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New system cleans water with ozone

PD Editor Karen Lee Published on 31 August 2012
The Water 4 Dairy WD30SX system

“Water seems to be the last frontier for dairy,” says Simon Stelfox, Water 4 Dairy general manager.

To conquer this uncharted territory, Stelfox left work as a strategist for large publicly traded companies to found Water 4 Dairy, which is introducing a revolutionary water treatment system to the dairy industry.



The WD Series is an ozone-based water treatment system to optimize water quality and streamline the productivity of dairy animals.

“We treat a wide range of water issues well,” Stelfox says, noting the system is designed for anyone looking for improved water quality and stability.

It is chemical-free and low-maintenance with filters that automatically backwash and an onboard self-diagnostics system containing an LCD screen that tells the operator if everything is OK or if something needs to be fixed.

Henrik Helmig likes the simplicity of it. “We don’t have to do hardly any maintenance,” he says.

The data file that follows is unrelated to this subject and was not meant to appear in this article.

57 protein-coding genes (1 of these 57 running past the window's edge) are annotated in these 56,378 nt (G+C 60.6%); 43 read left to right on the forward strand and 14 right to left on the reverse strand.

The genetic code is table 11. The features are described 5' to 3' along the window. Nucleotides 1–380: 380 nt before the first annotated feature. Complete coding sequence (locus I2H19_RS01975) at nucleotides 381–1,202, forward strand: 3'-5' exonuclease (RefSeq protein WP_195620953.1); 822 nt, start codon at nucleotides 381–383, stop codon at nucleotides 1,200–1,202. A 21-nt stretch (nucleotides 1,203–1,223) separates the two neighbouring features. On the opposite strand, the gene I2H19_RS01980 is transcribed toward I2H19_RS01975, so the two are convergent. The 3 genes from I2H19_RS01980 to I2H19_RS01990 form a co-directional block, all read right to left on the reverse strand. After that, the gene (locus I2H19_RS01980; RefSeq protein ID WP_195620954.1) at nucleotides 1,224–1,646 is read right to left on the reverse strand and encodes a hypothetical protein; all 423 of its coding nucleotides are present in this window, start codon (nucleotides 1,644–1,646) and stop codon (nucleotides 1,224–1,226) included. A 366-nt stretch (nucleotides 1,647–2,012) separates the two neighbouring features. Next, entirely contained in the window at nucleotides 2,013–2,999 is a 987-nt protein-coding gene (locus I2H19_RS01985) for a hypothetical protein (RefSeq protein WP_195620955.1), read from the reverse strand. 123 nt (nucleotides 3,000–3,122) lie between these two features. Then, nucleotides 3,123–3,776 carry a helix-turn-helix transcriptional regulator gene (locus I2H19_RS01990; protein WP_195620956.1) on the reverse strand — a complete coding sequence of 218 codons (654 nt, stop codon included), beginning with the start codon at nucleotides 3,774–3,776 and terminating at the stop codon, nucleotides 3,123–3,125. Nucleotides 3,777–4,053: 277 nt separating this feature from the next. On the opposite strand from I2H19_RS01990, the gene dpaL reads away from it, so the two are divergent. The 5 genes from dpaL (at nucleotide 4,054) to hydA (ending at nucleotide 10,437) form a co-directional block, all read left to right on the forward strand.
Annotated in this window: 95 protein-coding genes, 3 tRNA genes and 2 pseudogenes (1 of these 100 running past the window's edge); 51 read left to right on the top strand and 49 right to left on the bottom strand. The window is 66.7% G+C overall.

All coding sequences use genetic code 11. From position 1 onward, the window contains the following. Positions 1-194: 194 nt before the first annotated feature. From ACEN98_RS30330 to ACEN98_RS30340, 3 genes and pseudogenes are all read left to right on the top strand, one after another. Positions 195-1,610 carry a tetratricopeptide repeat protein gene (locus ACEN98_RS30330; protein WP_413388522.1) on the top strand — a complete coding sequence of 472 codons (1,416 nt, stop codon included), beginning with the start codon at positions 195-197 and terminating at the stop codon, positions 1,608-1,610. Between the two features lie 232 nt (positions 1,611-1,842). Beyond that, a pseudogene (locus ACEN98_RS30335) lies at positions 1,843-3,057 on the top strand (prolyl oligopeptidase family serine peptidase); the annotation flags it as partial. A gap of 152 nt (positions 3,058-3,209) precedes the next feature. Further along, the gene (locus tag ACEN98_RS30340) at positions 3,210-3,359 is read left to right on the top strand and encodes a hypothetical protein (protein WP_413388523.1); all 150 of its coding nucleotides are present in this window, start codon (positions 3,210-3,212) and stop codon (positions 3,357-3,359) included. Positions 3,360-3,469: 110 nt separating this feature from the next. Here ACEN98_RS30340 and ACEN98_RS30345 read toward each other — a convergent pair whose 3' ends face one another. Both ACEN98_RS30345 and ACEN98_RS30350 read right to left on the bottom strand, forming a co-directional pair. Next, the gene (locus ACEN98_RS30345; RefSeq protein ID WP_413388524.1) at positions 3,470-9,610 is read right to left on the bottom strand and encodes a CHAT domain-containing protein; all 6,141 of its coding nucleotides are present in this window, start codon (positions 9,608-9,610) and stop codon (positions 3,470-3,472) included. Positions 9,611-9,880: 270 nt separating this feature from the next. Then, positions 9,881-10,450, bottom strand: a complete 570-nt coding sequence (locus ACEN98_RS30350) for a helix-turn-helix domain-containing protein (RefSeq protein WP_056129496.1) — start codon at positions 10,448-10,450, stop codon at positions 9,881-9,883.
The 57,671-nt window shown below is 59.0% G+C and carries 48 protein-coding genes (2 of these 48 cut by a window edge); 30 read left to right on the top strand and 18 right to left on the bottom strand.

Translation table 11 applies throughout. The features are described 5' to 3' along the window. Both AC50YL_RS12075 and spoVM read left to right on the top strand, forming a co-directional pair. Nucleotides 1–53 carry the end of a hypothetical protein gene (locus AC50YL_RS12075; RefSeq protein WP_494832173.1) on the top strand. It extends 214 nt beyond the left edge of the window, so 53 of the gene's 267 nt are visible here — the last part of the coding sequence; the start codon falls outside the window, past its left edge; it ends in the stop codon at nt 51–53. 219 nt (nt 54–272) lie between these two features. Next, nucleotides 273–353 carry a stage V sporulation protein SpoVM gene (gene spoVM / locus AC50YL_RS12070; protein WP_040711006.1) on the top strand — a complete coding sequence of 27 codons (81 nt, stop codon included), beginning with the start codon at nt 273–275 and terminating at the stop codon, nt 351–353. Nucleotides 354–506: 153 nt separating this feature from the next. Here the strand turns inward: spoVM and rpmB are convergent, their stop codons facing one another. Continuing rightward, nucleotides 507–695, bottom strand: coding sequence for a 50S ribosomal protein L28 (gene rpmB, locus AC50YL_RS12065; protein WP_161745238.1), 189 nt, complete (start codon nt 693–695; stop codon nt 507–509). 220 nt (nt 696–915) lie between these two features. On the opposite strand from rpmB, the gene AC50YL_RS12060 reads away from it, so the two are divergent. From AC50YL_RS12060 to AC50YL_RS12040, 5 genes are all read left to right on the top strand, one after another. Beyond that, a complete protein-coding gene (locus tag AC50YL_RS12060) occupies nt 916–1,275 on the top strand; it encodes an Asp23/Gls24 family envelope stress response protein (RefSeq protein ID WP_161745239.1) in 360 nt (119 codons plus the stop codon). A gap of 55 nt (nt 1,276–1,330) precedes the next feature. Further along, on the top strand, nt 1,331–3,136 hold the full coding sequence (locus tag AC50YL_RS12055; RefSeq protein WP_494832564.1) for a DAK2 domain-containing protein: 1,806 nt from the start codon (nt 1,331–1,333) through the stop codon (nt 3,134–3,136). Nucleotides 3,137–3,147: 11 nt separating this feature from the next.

Helmig has been using this system on his 190-cow dairy in Olds, Alberta, for the last three months. He says it has made a big difference with the iron in his water supply and has noticed the water and water troughs are cleaner.


“We didn’t expect the water to be this clean,” he says. “When you compare the (before and after storage) tanks, there’s a huge difference.”

The Water 4 Dairy WD30SX system
To clean the water, an injector introduces ozone gas to dirty water as it is drawn into the system.

A mass transfer nozzle further churns the water, creating microbubbles that result in a greater surface area of ozone gas, allowing for maximum disinfection of the water.

The bubbly water is mixed in a contact tank for four minutes before exiting through multi-stage filtration and ending with a carbon filter.

The filters not only remove the ozone gas but are also customized for each dairy to remove any particulates that can cause bad odours and taste.

“Our system is on-flow, on-demand, treating up to 30 gallons of water per minute,” Stelfox says of the WD30SX model. It kicks on when someone or something turns the water on and turns off one minute after the water is shut off.